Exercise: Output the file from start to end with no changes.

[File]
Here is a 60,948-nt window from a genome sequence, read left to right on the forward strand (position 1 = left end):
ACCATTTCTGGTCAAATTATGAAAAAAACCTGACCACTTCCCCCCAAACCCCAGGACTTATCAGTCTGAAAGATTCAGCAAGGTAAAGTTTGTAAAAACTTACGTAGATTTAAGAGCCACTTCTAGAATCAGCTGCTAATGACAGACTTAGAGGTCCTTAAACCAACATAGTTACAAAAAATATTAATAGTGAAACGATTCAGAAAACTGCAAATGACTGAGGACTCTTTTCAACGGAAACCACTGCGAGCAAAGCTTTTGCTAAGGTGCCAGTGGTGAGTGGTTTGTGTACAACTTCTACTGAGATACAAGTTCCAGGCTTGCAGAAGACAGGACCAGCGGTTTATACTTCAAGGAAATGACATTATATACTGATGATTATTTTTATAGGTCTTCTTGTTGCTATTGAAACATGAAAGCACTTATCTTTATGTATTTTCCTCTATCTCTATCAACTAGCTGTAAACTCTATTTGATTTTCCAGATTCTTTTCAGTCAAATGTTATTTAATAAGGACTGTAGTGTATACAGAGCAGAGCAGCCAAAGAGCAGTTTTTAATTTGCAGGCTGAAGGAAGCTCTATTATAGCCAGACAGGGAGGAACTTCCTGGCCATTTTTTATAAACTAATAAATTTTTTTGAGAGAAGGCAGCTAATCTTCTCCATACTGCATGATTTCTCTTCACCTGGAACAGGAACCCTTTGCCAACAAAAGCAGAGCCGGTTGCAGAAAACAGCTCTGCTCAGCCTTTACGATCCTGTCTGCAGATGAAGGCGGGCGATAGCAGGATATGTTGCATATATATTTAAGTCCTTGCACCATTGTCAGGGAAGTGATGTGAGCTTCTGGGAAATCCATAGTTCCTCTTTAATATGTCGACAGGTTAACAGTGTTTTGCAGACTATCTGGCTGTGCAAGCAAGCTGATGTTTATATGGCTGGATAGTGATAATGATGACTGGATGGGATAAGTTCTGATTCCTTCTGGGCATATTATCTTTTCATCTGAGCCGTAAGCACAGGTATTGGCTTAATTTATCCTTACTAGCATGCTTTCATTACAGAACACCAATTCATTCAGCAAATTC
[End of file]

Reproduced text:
Here is a 60,948-nt window from a genome sequence, read left to right on the forward strand (position 1 = left end):
ACCATTTCTGGTCAAATTATGAAAAAAACCTGACCACTTCCCCCCAAACCCCAGGACTTATCAGTCTGAAAGATTCAGCAAGGTAAAGTTTGTAAAAACTTACGTAGATTTAAGAGCCACTTCTAGAATCAGCTGCTAATGACAGACTTAGAGGTCCTTAAACCAACATAGTTACAAAAAATATTAATAGTGAAACGATTCAGAAAACTGCAAATGACTGAGGACTCTTTTCAACGGAAACCACTGCGAGCAAAGCTTTTGCTAAGGTGCCAGTGGTGAGTGGTTTGTGTACAACTTCTACTGAGATACAAGTTCCAGGCTTGCAGAAGACAGGACCAGCGGTTTATACTTCAAGGAAATGACATTATATACTGATGATTATTTTTATAGGTCTTCTTGTTGCTATTGAAACATGAAAGCACTTATCTTTATGTATTTTCCTCTATCTCTATCAACTAGCTGTAAACTCTATTTGATTTTCCAGATTCTTTTCAGTCAAATGTTATTTAATAAGGACTGTAGTGTATACAGAGCAGAGCAGCCAAAGAGCAGTTTTTAATTTGCAGGCTGAAGGAAGCTCTATTATAGCCAGACAGGGAGGAACTTCCTGGCCATTTTTTATAAACTAATAAATTTTTTTGAGAGAAGGCAGCTAATCTTCTCCATACTGCATGATTTCTCTTCACCTGGAACAGGAACCCTTTGCCAACAAAAGCAGAGCCGGTTGCAGAAAACAGCTCTGCTCAGCCTTTACGATCCTGTCTGCAGATGAAGGCGGGCGATAGCAGGATATGTTGCATATATATTTAAGTCCTTGCACCATTGTCAGGGAAGTGATGTGAGCTTCTGGGAAATCCATAGTTCCTCTTTAATATGTCGACAGGTTAACAGTGTTTTGCAGACTATCTGGCTGTGCAAGCAAGCTGATGTTTATATGGCTGGATAGTGATAATGATGACTGGATGGGATAAGTTCTGATTCCTTCTGGGCATATTATCTTTTCATCTGAGCCGTAAGCACAGGTATTGGCTTAATTTATCCTTACTAGCATGCTTTCATTACAGAACACCAATTCATTCAGCAAATTC